A: If you are a student or a faculty/staff member, bring your College ID card to the Circulation Desk with the items you want to check out; your ID card serves as your library card. Alumni, Friends of Hackney Library, and high school International Baccalaureate students each have their own circulation cards. If you're an alum, a Friend, or an IB student and you don't have a card, see the reference librarian on duty for help.
Q: Can I renew an item I've checked out? If so, how?
A: In many cases, you may renew online an item that's coming due by accessing your library record. Instructions for renewing online are available. See the Renewals section of our Circulation Policies page for more information and restrictions on this process.
Q: What happens if I'm late returning a library item I've checked out, or I lose or damage it?
A: When items are not returned on time, an overdue notice is mailed or emailed to you. If you return an item late, you will be charged a fine. If you've lost or damaged an item, you will be charged a replacement fee.
Q: How can I found out what library items I have checked out and their due dates?
A: You can see what items are checked out to you on your library record by filling in the information requested in an online form. You will be asked to type in your name, your ID card number, and your PIN number. (If you need help with your pin number, contact the reference desk at (252) 399-6502.) You may also renew items online from your library record.
Q: What happens if the library doesn't own a book I need or a journal containing an article I need? Can the library get it from another library for me?
A: Yes, the library can request it for you through an Interlibrary Loan (ILL). But it takes some time, so plan ahead. There usually is no fee for requesting books and articles through ILL. For more information about this service, see our Interlibrary Loans page.
Q: Is it possible to send or receive faxes using the library's fax machine? If so, what is the fax number for the library?
A: Yes, you may either send or receive faxes using the library's fax machine. Information about when charges apply, the library's fax number, and other information can be found on our Fax Services page.
Q: Can students use the computers in the library for typing papers or sending email, or are they only for research?
A: For currently-enrolled Barton students, any public computer in the library may be used for research, email, chat, word processing, net surfing, etc. For Barton alumni and Friends of Hackney Library, three computers are available for use (they require a librarian/staff member to log you in). For members of the general public, three computers are available after signing a log sheet at the reference desk (requires a librarian/staff member to log you in). For a more complete explanation of our computers policy, see our Computers in Hackney Library page.
Q: Does the library have wireless computer access?
A: Yes, the library does have a wireless computer network available to Barton College students, faculty, and staff (sorry, no non-Barton community patrons at this time). The network may be accessed either from loaner wireless laptops checked out at the circulation desk for use in the library, or from individuals' laptops (that contain a wireless card) via a library wireless network password (Barton login is required to view the password). For more information on the wireless network and certain restrictions in its use, please see the Wireless Computer Network section of our Computers page.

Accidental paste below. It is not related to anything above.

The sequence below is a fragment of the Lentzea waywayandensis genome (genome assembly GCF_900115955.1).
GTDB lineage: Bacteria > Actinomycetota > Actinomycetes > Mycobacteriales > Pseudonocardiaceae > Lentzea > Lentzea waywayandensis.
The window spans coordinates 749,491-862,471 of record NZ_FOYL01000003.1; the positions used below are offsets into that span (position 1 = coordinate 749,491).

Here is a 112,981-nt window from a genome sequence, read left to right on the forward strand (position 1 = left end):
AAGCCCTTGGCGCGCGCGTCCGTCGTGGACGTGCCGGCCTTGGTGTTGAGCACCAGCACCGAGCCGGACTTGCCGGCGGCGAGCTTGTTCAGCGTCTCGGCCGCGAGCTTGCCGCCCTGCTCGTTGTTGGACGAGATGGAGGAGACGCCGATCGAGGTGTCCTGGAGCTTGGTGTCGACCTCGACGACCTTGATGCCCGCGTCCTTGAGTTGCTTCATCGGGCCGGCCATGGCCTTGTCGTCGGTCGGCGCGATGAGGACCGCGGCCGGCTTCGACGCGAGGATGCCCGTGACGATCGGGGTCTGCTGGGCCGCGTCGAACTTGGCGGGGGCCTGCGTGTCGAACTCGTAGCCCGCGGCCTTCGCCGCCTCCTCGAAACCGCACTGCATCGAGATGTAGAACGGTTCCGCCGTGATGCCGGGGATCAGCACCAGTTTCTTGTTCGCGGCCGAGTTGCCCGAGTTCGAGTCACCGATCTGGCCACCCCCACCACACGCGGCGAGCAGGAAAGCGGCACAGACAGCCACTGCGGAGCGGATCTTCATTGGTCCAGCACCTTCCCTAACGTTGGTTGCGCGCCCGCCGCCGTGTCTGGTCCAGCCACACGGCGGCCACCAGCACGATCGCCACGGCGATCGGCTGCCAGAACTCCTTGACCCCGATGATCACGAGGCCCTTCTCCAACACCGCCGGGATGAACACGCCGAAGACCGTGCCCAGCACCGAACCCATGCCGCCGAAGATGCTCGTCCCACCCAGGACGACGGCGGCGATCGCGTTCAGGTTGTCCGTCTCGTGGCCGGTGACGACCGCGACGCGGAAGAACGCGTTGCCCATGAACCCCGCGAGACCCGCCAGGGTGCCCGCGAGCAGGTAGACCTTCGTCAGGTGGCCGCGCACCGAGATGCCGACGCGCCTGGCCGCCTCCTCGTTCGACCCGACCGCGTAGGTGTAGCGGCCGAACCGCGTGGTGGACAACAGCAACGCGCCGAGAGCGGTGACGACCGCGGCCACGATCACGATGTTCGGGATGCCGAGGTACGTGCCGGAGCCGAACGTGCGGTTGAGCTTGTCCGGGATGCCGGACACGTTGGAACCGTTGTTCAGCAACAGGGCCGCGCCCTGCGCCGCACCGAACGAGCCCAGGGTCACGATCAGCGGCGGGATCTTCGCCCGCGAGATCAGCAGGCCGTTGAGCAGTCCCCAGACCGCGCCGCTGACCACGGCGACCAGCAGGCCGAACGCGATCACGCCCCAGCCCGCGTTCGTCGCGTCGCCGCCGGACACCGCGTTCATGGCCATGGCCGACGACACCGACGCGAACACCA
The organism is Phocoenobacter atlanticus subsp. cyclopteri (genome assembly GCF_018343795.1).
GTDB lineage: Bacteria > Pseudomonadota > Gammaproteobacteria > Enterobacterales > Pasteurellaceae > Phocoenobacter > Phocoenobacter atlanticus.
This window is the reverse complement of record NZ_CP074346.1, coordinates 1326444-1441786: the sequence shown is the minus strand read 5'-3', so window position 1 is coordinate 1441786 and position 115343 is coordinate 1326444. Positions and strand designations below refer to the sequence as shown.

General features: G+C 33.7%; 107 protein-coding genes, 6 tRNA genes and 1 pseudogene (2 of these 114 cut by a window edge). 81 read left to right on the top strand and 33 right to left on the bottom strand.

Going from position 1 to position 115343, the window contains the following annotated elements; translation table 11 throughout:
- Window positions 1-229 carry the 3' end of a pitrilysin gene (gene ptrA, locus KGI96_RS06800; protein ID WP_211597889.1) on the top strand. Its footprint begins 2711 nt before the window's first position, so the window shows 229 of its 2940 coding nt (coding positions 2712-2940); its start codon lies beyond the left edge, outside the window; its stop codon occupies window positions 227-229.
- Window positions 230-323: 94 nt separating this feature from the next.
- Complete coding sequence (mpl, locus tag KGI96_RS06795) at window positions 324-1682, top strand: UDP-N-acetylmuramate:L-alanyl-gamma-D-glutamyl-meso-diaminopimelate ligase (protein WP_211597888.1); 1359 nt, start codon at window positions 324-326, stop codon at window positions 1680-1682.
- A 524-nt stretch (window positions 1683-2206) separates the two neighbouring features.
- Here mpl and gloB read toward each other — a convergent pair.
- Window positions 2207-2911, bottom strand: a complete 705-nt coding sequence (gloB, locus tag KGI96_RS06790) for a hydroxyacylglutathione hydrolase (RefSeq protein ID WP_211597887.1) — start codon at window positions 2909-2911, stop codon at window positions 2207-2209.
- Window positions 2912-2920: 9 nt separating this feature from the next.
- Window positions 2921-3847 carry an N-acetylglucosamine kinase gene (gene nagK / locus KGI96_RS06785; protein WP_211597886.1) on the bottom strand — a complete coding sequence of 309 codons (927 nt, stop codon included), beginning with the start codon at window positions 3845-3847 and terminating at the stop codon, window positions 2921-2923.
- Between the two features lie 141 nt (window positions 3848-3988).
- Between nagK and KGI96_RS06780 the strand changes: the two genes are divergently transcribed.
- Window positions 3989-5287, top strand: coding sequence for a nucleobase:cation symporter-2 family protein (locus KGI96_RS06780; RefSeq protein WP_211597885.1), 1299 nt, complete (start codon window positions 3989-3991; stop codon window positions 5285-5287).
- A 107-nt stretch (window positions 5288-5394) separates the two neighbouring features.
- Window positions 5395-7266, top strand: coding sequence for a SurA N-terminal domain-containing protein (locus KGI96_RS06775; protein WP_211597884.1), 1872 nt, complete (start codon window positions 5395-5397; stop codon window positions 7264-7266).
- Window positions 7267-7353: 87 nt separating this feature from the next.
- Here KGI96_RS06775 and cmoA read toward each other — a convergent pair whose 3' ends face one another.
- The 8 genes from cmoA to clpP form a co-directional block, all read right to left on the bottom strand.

Q: Can the general public use Hackney Library and its resources?
A: Yes, anyone not affiliated with Barton is welcome to use Hackney Library and its resources within the library, but in order to check out materials and use other services, public patrons must join the Friends of Hackney Library. For more information on use of Hackney Library by the public, see our Community Use of the Library page.
Q: Can Barton College/Atlantic Christian College alumni use Hackney Library and its resources?
A: Yes, alumni are welcome to use Hackney Library and its resources within the library, but in order to check out materials and use other services, alumni patrons must request a free library card at the library's circulation desk. For more information on use of Hackney Library by alumni, see our Community Use of the Library page.
Q: How can I find out when the library is open?
A: The library's hours vary according to the day of the week, the semester, during special holidays, and during Accelerated Professional Program (APP) weekends. Specific information can be found on our Library Hours page.
Q: What's the library's address and phone number?
A: You will find all the pertinent library phone numbers, mailing addresses, and email addresses on the library's Contact Information page.
Q: How do I get to Hackney Library?
A: Hackney Library is the first brick building on your right as you come in the Barton College main entrance off of Vance and Rountree Streets. There are two visitor spaces in the parking lot adjacent to the library. For driving directions, see our Directions to the Library page.
Q: How can I contact members of the library staff?
A: For the phone numbers and email addresses of all library staff members, see our Contact Us page.
Q: How many books and magazines does the library contain?
A: Quite a few, actually! For more specific information on these and other library statistics, see our Library Statistics page.
Last updated February 22, 2012